Q. Some of his ideas for how to become immortal are terrifying, almost abhorrent.
A. He thinks we can destroy our cells’ ability to regenerate themselves, and put that ability in the hands of doctors. The process is called WILT, and even Aubrey acknowledges that it’s creepy. But I think he pushes the approach because it at least suggests one way that we can cure aging—that even cancer isn’t an insurmountable obstacle. It’s a hopeful idea. But in many ways it’s ugly, repellent and fantastical—and makes most gerontologists really mad.
Q. How would it work?
A. First, doctors would have to kill all of our stem cells, using chemotherapy. Then they’d replace them with genetically engineered stem cells that could not turn cancerous. They’d give you fresh stem cells—using bone marrow transplants and other procedures—every 10 years or so, for however long you live, potentially thousands of years. Without those additional procedures your body would wear out fast.
Q. It seems like nature has gone out of its way to make us finite.
A. The theory of aging has really supplanted that idea. We have exquisite examples of engineering design from head to toe—the way the eye sees, the hand picks up objects. But aging is not that way. The maintenance work goes beautifully when we’re 10, it still goes well when we’re 20, and then it gradually gets less efficient. It’s not that we were designed to fall apart, but evolution was looking the other way. Evolution was focusing on getting us to our early 20s, since very few people lived past that age. Now it’s up to us to decide how much we want to take care of ourselves.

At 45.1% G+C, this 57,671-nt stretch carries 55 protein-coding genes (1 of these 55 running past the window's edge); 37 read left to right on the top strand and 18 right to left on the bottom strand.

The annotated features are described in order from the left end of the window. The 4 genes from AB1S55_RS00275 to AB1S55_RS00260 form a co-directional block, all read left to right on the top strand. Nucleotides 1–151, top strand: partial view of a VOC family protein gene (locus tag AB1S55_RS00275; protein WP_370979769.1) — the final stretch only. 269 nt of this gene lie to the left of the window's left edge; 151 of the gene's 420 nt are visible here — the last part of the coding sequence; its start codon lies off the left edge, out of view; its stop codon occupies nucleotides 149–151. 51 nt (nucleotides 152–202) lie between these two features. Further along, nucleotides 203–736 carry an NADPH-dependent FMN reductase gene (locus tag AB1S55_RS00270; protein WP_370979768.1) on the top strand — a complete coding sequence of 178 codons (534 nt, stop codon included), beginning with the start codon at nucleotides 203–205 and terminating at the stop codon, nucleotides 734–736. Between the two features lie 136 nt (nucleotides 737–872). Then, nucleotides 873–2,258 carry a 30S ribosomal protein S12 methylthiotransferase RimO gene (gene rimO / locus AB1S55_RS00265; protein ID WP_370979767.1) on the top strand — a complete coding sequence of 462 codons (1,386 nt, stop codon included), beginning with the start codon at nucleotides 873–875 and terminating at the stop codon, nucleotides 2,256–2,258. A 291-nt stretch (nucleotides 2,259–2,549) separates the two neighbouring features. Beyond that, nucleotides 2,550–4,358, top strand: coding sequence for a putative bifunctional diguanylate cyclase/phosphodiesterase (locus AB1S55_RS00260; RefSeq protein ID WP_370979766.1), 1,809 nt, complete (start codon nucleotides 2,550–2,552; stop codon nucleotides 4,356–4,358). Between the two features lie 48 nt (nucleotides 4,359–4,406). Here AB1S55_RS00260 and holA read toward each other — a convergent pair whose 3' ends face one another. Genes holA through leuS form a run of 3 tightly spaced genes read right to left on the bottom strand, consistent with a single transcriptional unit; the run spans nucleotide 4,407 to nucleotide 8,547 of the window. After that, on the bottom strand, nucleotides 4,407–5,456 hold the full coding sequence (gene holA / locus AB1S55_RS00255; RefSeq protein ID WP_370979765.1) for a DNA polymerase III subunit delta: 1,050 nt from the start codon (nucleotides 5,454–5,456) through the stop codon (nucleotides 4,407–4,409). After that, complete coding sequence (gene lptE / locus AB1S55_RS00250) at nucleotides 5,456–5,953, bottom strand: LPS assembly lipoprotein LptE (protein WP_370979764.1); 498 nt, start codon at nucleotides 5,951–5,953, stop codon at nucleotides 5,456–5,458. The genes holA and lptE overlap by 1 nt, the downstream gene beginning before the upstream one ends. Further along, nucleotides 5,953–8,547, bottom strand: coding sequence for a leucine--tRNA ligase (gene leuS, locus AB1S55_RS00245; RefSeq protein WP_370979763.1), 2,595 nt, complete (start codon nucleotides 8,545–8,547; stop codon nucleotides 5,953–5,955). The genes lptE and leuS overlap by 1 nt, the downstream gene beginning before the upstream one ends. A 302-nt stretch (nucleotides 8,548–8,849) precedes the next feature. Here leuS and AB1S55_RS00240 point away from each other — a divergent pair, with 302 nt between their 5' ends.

Q. The National Institutes of Health spends as little as $10 million per year to research biological aging. That’s a far cry from what we’re spending on medical care for the elderly—Medicare’s annual budget, for example, is $430 billion and rising.
A. And it might even be less than $10 million. Everybody accepts the need to search for a cure for cancer, diabetes, heart disease and neuro-degenerative diseases like Alzheimer’s and Parkinson’s. But we still have trouble imagining it might make sense to look for a cure for aging. Yet you can make the case that slowing aging would provide a wonderful attack on all those diseases at once. After all, the single biggest risk factor for late-onset diseases is your later years.
Q. Then why is the study of aging such a tiny field?
A. This whole field should be better known. Here we are talking about the central problem of human existence—mortality. We now have drugs that seem to be pointing toward treatments for aging. And they’re not quackery anymore, they’re real. I think that changes everything.
Christie Findlay lives in the Washington, D.C., area.